Thursday, September 30, 2004

Government snacking on taxpayers once again

Posted by Craig Westover | 1:57 PM |  

In my column "Government obesity can be prevented" I wrote with what I thought was hyperbole --
When it's one's own money being consumed for health care, not the government's, not the employer's and not the neighbor's, one is less likely to drive to the doctor for a Jenny Craig prescription and more likely to eat well and exercise.
But I guess you can't make it up fast enough. From today's New York Times:

At a meeting in November, Medicare's advisers will assess the safety, efficacy and cost of one increasingly popular method of weight loss - surgery - as a first step in a new policy that could lead to the use of federal money to cover a range of other obesity treatments.

At the moment, Medicare will pay for surgery for obesity when patients suffer other problems associated the condition, like diabetes. Now, Medicare says it may decide to cover treatment for those who are simply obese, meaning their body mass index, a measure of body fat, is at least 30.

The immediate question is whether to cover so-called bariatric surgery, which costs $30,000 to $40,000 if there are no complications, and greatly reduces how much food can be consumed and the calories that can be absorbed. But commercial diet programs as well as many obesity doctors, including members of the American Obesity Association, whose sponsors include makers of weight loss drugs as well as companies like Weight Watchers and Jenny Craig, say they want coverage for other programs, too.

The obesity association said that it planned to use Medicare as a wedge to open the door for broader coverage for the obese and then, possibly, for overweight Americans.

And they are laying the ground work. Consider this from the AOA website:
Obesity is not a simple condition of eating too much. It is now recognized that obesity is a serious, chronic disease. No human condition — not race, religion, gender, ethnicity or disease state — compares to obesity in prevalence and prejudice, mortality and morbidity, sickness and stigma.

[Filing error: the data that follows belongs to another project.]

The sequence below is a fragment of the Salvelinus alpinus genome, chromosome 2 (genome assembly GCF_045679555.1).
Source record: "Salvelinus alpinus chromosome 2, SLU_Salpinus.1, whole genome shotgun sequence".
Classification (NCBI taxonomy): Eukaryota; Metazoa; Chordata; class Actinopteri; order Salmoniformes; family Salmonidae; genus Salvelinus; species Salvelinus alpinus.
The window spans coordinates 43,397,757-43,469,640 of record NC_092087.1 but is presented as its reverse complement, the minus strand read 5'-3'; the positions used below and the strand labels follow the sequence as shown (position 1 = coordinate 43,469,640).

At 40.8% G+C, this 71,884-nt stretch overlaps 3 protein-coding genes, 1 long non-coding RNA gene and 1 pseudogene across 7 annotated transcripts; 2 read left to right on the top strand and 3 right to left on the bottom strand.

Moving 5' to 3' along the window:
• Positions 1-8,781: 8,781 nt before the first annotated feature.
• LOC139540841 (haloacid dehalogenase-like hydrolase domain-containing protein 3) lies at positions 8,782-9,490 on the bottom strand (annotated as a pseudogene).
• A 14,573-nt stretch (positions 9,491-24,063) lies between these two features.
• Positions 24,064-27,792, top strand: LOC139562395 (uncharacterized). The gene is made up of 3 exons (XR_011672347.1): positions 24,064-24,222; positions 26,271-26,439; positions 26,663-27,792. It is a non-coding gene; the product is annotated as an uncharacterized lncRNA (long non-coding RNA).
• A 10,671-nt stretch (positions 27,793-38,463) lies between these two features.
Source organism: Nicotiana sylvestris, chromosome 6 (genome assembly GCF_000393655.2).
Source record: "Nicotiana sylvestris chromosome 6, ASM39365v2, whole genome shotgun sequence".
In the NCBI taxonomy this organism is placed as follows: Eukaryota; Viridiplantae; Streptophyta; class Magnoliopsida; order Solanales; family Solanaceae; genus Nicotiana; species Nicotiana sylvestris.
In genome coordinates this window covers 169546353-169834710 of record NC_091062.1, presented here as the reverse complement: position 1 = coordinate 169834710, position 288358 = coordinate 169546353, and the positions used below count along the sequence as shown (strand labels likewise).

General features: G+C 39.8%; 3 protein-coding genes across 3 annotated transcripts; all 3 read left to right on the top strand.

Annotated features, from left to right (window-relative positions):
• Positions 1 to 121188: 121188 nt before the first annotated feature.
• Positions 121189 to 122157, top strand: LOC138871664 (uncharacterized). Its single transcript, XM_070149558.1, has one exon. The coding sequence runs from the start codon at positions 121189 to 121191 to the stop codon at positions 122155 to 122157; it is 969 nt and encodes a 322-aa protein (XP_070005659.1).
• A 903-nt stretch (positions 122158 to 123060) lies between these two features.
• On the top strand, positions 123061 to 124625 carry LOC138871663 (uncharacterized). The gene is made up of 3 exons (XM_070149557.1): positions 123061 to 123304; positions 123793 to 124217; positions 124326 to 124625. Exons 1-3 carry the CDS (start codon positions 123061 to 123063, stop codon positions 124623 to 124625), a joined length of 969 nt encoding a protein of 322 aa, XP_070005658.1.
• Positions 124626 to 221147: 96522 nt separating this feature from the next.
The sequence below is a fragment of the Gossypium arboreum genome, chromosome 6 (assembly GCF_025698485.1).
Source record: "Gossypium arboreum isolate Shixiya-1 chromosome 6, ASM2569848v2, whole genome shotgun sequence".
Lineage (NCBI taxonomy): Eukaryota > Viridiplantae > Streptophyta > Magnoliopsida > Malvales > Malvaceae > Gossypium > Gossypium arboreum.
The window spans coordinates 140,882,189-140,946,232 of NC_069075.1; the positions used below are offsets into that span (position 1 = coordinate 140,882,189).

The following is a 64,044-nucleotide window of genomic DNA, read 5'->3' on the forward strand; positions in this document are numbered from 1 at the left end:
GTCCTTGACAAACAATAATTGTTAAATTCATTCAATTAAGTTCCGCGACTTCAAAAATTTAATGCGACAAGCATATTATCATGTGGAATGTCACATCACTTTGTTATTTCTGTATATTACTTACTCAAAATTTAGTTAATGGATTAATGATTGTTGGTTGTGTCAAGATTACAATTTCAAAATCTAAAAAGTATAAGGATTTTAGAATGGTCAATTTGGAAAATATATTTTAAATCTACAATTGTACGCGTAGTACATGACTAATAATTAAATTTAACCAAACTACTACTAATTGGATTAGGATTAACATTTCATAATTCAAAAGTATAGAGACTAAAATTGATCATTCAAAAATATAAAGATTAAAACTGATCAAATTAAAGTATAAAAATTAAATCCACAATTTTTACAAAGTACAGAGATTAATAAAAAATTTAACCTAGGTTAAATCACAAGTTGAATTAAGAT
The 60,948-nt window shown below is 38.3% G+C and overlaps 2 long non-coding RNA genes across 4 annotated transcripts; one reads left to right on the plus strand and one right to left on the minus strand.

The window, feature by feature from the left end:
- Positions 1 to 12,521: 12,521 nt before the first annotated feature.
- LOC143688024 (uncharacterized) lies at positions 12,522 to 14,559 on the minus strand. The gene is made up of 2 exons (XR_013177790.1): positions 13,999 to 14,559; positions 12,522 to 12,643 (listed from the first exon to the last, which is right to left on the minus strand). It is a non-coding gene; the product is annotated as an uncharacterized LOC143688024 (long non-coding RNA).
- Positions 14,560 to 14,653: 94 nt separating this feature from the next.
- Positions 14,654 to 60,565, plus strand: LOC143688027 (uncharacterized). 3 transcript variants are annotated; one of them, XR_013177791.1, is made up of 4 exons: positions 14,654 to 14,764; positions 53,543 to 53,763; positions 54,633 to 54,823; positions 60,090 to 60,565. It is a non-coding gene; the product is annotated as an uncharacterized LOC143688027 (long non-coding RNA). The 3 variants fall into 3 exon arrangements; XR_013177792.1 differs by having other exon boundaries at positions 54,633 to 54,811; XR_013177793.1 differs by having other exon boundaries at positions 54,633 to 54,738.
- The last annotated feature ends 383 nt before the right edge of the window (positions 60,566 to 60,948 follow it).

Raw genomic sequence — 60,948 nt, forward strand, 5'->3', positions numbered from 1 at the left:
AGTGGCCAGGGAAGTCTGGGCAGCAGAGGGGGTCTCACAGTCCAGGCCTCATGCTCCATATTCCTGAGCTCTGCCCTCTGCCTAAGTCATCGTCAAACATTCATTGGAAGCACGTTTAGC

As I note in my column, deciding whether or not a "widespread" health concern is a "public" health/government intervention issue is a matter of objective criteria, not an emotional appeal to pity and sympathy. As I wrote:

Here's some food for thought — a simmering widespread health concern, like obesity, is not automatically a "public health" problem that will boil over unless government puts a lid on it.

Main course "public health" is government activity that protects citizens from risks to which they have not consented — dangers posed to the community at large, dangers from which individuals cannot realistically protect themselves. The legitimate menu of public health includes ensuring clean air and water, maintaining adequate sanitation and controlling contagious diseases. . . .

Thus the limited portion government that produced such spectacular fare as eradicating killer diseases has been supplanted by an "all-you-can-eat" smorgasbord of behavior modifying communications and regulatory programs that equate a Big Mac and a 64-ounce "Bladder Buster" with the Ebola virus.

Obesity is not caused by polluted air, dirty water or inadequate sanitation. It is not contagious. No individual person's obesity reduces any other person's health. Individual health is not public property or public responsibility.

I suppose the silver lining in this billowing cloud of an increased nanny state is that once taxpayers start footing the bill for diet programs, there won't be enough discrestionary income left to supersize a fast food meal.

Read the column . . . .